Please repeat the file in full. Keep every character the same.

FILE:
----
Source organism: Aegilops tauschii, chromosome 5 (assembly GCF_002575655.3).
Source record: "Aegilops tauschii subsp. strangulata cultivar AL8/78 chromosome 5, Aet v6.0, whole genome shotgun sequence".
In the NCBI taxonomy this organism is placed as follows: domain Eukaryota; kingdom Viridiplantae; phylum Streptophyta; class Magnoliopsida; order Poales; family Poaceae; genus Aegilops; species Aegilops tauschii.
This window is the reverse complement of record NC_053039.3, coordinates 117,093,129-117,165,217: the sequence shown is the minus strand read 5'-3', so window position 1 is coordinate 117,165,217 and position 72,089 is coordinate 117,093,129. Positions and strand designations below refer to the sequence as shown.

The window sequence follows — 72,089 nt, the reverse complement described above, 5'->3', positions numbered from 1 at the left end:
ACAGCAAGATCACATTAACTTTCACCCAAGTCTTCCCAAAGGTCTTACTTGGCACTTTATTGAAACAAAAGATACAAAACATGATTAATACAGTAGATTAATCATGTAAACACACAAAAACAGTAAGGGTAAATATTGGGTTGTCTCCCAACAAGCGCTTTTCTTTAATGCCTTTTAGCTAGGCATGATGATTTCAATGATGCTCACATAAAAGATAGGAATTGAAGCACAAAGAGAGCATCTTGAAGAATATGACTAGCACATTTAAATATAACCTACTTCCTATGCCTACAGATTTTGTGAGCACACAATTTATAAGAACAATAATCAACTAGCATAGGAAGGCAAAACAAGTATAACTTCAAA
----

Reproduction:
Source organism: Aegilops tauschii, chromosome 5 (assembly GCF_002575655.3).
Source record: "Aegilops tauschii subsp. strangulata cultivar AL8/78 chromosome 5, Aet v6.0, whole genome shotgun sequence".
In the NCBI taxonomy this organism is placed as follows: domain Eukaryota; kingdom Viridiplantae; phylum Streptophyta; class Magnoliopsida; order Poales; family Poaceae; genus Aegilops; species Aegilops tauschii.
This window is the reverse complement of record NC_053039.3, coordinates 117,093,129-117,165,217: the sequence shown is the minus strand read 5'-3', so window position 1 is coordinate 117,165,217 and position 72,089 is coordinate 117,093,129. Positions and strand designations below refer to the sequence as shown.

The window sequence follows — 72,089 nt, the reverse complement described above, 5'->3', positions numbered from 1 at the left end:
ACAGCAAGATCACATTAACTTTCACCCAAGTCTTCCCAAAGGTCTTACTTGGCACTTTATTGAAACAAAAGATACAAAACATGATTAATACAGTAGATTAATCATGTAAACACACAAAAACAGTAAGGGTAAATATTGGGTTGTCTCCCAACAAGCGCTTTTCTTTAATGCCTTTTAGCTAGGCATGATGATTTCAATGATGCTCACATAAAAGATAGGAATTGAAGCACAAAGAGAGCATCTTGAAGAATATGACTAGCACATTTAAATATAACCTACTTCCTATGCCTACAGATTTTGTGAGCACACAATTTATAAGAACAATAATCAACTAGCATAGGAAGGCAAAACAAGTATAACTTCAAA